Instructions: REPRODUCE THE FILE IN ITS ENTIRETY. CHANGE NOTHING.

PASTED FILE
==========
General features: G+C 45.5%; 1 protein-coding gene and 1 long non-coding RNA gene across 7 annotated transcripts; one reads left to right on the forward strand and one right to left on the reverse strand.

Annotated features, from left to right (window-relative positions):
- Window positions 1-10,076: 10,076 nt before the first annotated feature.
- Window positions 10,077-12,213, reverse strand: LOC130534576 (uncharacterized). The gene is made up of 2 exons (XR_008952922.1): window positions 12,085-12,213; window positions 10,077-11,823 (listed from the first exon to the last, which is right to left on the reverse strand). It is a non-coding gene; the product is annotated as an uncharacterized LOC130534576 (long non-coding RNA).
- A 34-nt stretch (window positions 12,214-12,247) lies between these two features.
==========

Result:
General features: G+C 45.5%; 1 protein-coding gene and 1 long non-coding RNA gene across 7 annotated transcripts; one reads left to right on the forward strand and one right to left on the reverse strand.

Annotated features, from left to right (window-relative positions):
- Window positions 1-10,076: 10,076 nt before the first annotated feature.
- Window positions 10,077-12,213, reverse strand: LOC130534576 (uncharacterized). The gene is made up of 2 exons (XR_008952922.1): window positions 12,085-12,213; window positions 10,077-11,823 (listed from the first exon to the last, which is right to left on the reverse strand). It is a non-coding gene; the product is annotated as an uncharacterized LOC130534576 (long non-coding RNA).
- A 34-nt stretch (window positions 12,214-12,247) lies between these two features.